Describe your usual message. How do you deal with price?
Do you have any consistent theme or slogan? "
always show the newest big bang rockets; that's what people
want. I never mention prices and our slogan is 'Big Bob
has Big Bangs for Big Boys.'"
What is the point of entry? That is, when a new customer
finds you what do they usually ask you or what do they usually
"A lot of them are just discovering us again, they
think we were closed down after the fire so they are surprised
to find us open again. Do the hideous burns on my face bother
12.The Magic Wand Question .What one specific thing do
you want advertising to accomplish? Wave it. The Guru
grants one wish.
"I want more people to know we have rebuilt the
store after the explosion, and its' bigger and better than
Note: This is the most important question of the day. For
a better explanation of this question see the Magic
this information we can easily focus our message on a simple
announcement "Big Bob is back in a new location, bigger
and better than ever."
in concentration of the advertising budget. Because we know
what works and what does not, we also can now suggest he
eliminate the advertising which has failed in the past and
bulk up on the media which has succeeded.
interviews with business owners I would often walk away
with my normal questions properly asked, yet still be unclear
on my priorities. Then I discovered the Magic Wand question.
I have used it a thousand times since that moment of discovery.
is how it works. After you have asked all the normal
questions, ask the Magic Wand Question.
Storeowner, pretend I really am a Guru and in my hand is
a magic wand. I wave it and shazam you have been granted
one wish. What is the one thing you want to accomplish as
a direct result of your advertising?
to Guru U students and business owners, the wish has to
be very specific. A wish for "more customers"
is not specific. A wish for "more customers who will
buy four wheel drive trucks" is very specific.
wish must also be realistic. "I want more people to
buy air conditioning in December." Sorry not gonna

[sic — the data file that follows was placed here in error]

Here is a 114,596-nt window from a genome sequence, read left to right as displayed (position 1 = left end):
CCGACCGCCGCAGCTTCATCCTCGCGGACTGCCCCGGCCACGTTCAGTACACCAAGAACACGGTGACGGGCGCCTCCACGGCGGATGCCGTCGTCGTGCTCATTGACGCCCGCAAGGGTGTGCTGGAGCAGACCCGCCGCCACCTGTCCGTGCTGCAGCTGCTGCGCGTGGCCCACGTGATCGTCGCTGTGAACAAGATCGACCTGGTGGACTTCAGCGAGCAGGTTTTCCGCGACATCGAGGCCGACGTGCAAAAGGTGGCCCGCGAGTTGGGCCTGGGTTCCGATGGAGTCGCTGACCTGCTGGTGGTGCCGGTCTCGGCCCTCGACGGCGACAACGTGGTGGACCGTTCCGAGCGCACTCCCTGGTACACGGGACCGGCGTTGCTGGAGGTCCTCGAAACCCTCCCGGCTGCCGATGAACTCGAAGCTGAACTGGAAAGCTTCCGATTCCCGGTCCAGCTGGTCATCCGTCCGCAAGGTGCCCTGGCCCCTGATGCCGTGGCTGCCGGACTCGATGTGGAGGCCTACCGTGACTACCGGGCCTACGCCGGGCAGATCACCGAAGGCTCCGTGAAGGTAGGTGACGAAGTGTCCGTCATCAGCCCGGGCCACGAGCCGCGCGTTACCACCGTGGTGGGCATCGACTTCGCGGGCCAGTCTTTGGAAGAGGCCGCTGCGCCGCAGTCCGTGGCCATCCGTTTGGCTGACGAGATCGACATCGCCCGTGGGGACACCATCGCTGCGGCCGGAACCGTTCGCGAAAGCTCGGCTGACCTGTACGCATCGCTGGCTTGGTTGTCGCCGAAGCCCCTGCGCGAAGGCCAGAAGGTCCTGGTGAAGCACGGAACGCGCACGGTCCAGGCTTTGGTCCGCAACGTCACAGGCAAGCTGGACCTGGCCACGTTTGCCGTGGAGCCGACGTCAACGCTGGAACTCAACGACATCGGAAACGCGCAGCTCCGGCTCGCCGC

we said only one wish. Here is a real life example. The
client said they wanted to sell more of their unique Amish
furniture, promote their lifetime guarantee, their weekend
hours and talk up their beautiful country location. I was
very stingy and insisted that they could have only one wish.
store owner thought hard then said. "I hear I have
a bad location. People have a hard time finding me. The
location is obscure. I think if I could just convey my location
I would get a lot more new customers. I am the only one
with Amish Furniture, but I'm hidden."
thunderbolt! There it is. The major problem is now on the
table,and he never mentioned it in the course of normal
questioning. Now our chances of helping have increased.
Doing a marketing plan is now easy.
OF PLAN: Making it easy for for shoppers to find Amish
CONCEPT: How to find the store! The video will show
the sign as if from a car on I -24 at exit 40. Then we can
use the camera to follow the car right to the store itself.
Finally, show the Amish Furniture waiting for us inside.
note to Guru U student: If you have several people in your
questioning session, be generous and grant each one a wish.
In most cases they all agree. The store owners already know
what they need to prioritize, but they aren't doing it.
This is where we come in. As outside advisors, we hope to
cut through the clutter and help them see the forest.
I am asked, What does it take to achieve high frequency?"
The answer requires an understanding of the logic behind
high frequency. Let us first examine three of the leading
philosophies behind our requirements for high frequency.
Glass Analogy is attributed to its inventor; James H. Doyle
of Upgrade Selling, and it basically goes like this: If
you have a pitcher full of water and many water glasses
on a table, you can put a little bit of water in each glass.
Or you could fill a couple to the brim, and let the rest
little drips and drabs of your advertising budget in too
many places means your results will suffer. According to
Doyle, it is far better to choose a few glasses and fill
them to the brim. In real life hundreds of business owners
have taken the advice and consider Doyle a marketing visionary.
The Hun Mandate. This move was invented by a radical radio
salesperson. If you recall, Attila the Hun conquered the
weak and gained in strength. When choosing media for advertising,
apply the Attila Mandate and take advertising money from
the weak and give it to the strong.
defines strong media as that which works best for
the bucks spent. The strong media may not be the top
rated station; it could well be a runty station that works
best. Weak media is defined as that which does not work
and deserves to be pillaged.
Mix is Dead. The Guru at the Virginia State Broadcasters
Convention voiced the "media mix is dead" obituary
in 2001. In the last century, "media mix meant